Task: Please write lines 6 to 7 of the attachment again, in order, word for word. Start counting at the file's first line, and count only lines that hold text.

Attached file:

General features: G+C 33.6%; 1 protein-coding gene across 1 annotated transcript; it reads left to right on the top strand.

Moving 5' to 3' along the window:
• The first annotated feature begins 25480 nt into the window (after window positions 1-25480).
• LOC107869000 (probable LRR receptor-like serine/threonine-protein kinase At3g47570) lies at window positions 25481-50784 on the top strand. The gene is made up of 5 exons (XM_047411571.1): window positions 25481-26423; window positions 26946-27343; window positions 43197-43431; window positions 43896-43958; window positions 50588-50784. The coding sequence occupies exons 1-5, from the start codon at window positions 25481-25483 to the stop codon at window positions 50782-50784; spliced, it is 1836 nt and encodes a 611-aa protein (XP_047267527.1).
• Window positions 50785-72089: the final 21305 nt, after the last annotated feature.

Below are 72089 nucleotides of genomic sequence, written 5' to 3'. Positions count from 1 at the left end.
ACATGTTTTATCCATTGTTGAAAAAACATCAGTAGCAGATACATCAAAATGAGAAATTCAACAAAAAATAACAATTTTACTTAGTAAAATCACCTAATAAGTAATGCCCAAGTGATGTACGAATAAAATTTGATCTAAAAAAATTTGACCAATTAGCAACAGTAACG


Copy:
Below are 72089 nucleotides of genomic sequence, written 5' to 3'. Positions count from 1 at the left end.
ACATGTTTTATCCATTGTTGAAAAAACATCAGTAGCAGATACATCAAAATGAGAAATTCAACAAAAAATAACAATTTTACTTAGTAAAATCACCTAATAAGTAATGCCCAAGTGATGTACGAATAAAATTTGATCTAAAAAAATTTGACCAATTAGCAACAGTAACG